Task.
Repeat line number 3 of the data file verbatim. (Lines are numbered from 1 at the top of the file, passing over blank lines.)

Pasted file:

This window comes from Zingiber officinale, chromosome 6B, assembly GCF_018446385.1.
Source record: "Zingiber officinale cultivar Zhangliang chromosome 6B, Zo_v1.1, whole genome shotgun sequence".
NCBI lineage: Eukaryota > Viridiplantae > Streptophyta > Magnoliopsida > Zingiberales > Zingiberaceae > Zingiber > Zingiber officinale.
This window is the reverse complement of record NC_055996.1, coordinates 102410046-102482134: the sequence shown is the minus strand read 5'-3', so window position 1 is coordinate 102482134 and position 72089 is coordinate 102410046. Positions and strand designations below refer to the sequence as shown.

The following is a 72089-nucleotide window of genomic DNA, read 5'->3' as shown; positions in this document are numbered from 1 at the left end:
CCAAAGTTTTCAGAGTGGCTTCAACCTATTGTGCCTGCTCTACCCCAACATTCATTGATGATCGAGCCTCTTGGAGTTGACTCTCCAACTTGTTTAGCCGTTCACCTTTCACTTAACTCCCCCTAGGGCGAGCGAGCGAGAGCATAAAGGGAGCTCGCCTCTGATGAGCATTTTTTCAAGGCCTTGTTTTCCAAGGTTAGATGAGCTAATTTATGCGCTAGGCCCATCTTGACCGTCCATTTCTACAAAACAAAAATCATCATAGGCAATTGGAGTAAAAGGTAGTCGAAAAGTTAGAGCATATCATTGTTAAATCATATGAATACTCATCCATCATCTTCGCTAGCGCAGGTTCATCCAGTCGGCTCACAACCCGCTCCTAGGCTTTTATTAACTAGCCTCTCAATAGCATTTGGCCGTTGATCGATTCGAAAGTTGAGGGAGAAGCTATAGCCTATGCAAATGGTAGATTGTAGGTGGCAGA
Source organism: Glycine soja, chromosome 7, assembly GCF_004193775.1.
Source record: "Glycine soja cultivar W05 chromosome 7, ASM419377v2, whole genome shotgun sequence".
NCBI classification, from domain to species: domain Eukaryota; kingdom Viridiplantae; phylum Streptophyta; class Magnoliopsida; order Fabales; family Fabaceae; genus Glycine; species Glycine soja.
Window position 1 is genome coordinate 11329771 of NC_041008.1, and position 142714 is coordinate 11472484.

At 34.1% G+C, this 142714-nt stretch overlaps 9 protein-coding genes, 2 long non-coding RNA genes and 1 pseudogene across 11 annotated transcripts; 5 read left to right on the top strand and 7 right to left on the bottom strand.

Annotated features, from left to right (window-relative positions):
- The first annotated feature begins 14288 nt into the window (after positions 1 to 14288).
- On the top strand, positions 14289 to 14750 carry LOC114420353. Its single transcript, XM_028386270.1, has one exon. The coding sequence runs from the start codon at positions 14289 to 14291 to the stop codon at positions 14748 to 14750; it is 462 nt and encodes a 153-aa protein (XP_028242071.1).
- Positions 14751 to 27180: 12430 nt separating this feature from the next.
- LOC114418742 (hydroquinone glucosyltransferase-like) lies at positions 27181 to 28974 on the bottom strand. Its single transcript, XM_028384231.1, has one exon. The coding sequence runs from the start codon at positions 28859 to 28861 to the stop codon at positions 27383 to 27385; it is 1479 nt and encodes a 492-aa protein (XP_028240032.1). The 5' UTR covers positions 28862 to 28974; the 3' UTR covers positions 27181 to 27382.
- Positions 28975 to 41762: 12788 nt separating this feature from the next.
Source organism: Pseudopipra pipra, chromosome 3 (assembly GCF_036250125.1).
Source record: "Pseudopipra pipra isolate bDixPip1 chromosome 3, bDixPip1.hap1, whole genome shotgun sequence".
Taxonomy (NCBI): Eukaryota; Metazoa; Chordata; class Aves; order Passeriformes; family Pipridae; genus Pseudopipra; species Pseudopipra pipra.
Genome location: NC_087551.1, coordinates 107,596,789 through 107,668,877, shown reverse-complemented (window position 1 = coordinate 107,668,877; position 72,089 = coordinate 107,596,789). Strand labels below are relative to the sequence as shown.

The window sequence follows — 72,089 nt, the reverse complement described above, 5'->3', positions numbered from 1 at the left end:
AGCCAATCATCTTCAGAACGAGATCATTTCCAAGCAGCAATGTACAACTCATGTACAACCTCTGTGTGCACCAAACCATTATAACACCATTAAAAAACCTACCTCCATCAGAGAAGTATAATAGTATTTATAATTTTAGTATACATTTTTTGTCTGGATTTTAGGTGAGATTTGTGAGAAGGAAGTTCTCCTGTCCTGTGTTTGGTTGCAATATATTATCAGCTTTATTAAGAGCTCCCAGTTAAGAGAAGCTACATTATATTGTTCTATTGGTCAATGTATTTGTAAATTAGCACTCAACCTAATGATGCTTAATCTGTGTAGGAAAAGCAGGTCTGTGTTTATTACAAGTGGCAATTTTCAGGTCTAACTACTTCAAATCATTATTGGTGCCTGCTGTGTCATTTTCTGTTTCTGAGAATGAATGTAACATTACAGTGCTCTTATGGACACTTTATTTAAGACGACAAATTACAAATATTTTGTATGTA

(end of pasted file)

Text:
NCBI lineage: Eukaryota > Viridiplantae > Streptophyta > Magnoliopsida > Zingiberales > Zingiberaceae > Zingiber > Zingiber officinale.